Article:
Army Closes 14 Wounded Warrior Transition Units

volleyball disabled 600x400

With American combat operations in Afghanistan winding down, the Army has determined it can meet wounded troops' needs at home with fewer warrior transition units -- those set up especially for troops requiring at least six months of intensive care.

Brig. Gen. David Bishop, commander of the Warrior Transition Command, said Thursday the Army will shut down 14 Wounded Warrior transition units. He emphasized that the closure and reorganization of the units have nothing to do with the federal budget or the sequestration cuts.

"These changes will improve the care and transition of soldiers through increased standardization, increased cadre-to-soldier ratios, improved access to resources on installations, and reduced delays in care," he said.

With the changes, the Army will inactivate five of its active-duty transition units as well as all nine Community Based Warrior Transition Units, which had been specifically set up for recovering Army Reserve and National Guard soldiers.

The Army will replace the nine community units with 13 new centers established by Sept. 30 on active duty Army bases across the country, officials said. Troops using the community-based facilities slated for closure will be assigned to one of the new installation locations and will not have to move or change their care plans, officials said.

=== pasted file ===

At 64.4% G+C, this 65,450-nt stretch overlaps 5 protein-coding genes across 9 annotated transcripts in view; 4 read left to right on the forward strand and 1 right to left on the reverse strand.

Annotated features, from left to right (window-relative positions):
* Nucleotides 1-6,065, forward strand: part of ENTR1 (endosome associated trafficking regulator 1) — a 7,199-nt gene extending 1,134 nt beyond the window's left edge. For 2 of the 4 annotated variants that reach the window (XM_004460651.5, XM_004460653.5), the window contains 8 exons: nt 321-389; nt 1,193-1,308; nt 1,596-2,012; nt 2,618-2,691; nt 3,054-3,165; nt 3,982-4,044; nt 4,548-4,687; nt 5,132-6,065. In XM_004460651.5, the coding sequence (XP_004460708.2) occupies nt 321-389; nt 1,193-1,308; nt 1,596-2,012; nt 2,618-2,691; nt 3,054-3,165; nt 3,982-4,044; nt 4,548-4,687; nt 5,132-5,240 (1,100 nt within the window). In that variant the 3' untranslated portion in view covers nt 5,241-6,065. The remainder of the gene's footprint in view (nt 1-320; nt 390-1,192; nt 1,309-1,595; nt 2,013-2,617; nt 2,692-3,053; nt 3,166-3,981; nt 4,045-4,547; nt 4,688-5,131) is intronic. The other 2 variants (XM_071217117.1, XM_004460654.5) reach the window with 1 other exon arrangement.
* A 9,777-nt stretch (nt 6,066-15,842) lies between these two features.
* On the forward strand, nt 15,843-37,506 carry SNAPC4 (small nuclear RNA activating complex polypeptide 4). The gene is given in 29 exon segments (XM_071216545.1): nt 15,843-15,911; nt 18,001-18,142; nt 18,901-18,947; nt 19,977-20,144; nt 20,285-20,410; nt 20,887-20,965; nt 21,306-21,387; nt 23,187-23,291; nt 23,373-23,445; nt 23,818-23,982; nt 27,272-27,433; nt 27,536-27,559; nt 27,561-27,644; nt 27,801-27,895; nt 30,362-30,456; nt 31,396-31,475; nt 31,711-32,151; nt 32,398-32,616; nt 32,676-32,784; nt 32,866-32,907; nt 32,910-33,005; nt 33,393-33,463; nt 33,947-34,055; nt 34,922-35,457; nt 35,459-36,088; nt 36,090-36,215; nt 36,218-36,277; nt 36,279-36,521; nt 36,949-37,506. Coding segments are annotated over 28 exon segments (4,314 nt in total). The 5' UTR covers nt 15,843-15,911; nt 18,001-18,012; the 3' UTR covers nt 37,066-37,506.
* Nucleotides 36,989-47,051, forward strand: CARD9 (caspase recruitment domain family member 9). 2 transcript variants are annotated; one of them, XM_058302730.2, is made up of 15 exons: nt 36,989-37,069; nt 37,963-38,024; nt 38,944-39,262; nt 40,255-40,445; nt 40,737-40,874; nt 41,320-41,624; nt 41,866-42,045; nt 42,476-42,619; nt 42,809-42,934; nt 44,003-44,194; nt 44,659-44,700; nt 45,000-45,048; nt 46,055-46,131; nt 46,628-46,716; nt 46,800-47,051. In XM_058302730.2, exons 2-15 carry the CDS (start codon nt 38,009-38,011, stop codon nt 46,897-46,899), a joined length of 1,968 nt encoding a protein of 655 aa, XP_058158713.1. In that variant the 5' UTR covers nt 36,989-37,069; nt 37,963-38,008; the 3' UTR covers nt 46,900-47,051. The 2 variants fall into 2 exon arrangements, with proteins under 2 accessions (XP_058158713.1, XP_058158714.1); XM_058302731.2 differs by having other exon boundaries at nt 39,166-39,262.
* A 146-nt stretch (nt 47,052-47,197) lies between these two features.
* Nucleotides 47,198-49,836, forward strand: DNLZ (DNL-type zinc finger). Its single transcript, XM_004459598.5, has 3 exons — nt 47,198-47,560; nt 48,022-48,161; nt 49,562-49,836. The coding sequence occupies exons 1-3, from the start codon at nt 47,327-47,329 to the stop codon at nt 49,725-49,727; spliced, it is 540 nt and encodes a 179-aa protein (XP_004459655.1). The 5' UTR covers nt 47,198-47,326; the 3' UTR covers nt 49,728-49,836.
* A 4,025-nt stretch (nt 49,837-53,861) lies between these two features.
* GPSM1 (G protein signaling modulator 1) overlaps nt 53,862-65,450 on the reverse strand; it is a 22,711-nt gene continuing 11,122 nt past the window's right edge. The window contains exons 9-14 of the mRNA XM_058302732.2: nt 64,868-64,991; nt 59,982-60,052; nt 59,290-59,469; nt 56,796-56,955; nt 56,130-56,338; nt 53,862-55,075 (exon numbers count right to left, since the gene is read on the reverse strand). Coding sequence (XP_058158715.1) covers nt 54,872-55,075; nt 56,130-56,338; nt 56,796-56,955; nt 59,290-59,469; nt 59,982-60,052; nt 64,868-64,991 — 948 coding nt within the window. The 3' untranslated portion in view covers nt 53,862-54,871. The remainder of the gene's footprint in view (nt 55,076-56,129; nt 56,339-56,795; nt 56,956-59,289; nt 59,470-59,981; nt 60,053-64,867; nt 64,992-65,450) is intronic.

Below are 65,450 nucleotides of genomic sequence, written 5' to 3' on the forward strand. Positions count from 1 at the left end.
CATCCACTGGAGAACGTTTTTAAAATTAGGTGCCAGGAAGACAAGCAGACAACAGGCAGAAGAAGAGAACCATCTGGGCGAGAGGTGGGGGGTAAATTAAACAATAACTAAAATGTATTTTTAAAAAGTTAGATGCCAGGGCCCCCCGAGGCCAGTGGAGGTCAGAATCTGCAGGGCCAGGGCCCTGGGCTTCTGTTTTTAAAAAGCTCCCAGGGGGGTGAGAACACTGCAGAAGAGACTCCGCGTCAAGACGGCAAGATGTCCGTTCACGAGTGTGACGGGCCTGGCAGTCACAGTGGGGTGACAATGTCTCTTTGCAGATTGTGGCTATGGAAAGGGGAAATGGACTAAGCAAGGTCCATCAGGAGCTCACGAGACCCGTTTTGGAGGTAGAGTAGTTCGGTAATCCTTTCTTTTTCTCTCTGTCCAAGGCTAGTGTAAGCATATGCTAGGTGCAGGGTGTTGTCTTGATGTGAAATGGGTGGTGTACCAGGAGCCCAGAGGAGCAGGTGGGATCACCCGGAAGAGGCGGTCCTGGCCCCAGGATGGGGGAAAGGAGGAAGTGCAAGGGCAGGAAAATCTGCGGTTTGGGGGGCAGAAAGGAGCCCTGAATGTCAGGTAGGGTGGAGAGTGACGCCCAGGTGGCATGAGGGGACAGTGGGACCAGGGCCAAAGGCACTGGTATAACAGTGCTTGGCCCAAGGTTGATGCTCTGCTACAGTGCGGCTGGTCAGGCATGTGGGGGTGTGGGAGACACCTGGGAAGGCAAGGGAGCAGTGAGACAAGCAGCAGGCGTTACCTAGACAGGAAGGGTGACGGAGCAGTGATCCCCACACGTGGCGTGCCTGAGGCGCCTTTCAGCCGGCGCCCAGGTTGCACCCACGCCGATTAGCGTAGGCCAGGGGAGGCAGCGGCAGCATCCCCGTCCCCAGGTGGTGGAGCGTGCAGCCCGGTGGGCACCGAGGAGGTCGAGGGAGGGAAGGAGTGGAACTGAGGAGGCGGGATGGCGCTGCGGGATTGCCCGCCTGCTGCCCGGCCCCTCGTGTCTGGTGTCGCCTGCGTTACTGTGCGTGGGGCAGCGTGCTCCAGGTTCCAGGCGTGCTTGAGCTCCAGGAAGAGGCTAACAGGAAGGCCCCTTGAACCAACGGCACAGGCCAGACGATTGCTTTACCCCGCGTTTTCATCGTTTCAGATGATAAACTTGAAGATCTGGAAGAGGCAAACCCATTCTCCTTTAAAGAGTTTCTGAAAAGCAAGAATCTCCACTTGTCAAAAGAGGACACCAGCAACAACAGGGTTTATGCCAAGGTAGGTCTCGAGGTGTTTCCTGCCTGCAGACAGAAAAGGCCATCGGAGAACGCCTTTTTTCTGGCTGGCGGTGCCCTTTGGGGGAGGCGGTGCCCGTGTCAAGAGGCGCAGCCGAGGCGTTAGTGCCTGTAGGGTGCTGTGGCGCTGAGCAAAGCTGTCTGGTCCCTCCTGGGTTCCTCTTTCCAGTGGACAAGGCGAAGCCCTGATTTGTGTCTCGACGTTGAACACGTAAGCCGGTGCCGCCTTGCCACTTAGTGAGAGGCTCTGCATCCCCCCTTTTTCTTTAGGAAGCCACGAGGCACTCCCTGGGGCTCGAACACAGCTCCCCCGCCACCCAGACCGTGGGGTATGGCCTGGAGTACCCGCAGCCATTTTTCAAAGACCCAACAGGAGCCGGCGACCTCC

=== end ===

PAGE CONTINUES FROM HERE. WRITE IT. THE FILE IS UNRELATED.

Veterans groups have no problem with the changes as long as they do not adversely affect care of the wounded troops.

"For us it's really important the continuity of care remain in place, regardless of how the physical locations of the units are changed," said Lauren Augustine, legislative associate for the Iraq and Afghanistan Veterans of America.

Joe Davis, spokesman for the Veterans of Foreign Wars, said he was glad "this action was based on diminishing need, not budget."

 The new warrior transition care units will be stood up at Fort Carson, Colo.; Joint Base Lewis-McChord, Wash.; Fort Hood and Bliss, Texas; Fort Riley, Kan.; Fort Knox, Ky.; Fort Benning, Fort Stewart and Fort Gordon, Ga.; Fort Bragg, N.C.; and Fort Belvoir, Va.

 Belvoir and Knox will each have two community care units.

The nine community-based units to close are in Alabama, Arkansas, California, Florida, Illinois, Massachusetts, Puerto Rico, Utah and Virginia. The Puerto Rico unit will become a community care detachment under the mission command of the Fort Gordon Warrior Transition Battalion.

The active-duty units to be closed are at Fort Irwin, Calif.; Fort Huachuca, Ariz.; Fort Jackson, S.C.; Joint Base McGuire-Dix-Lakehurst, N.J.; and the United States Military Academy, West Point, N.Y.

The Army said each location had fewer than 38 soldiers assigned to it as of Dec. 20, 2013.

Related Topics

Wounded Warriors Medical Disabilites Bryant Jordan
© 2014 Military Advantage
A Monster Company.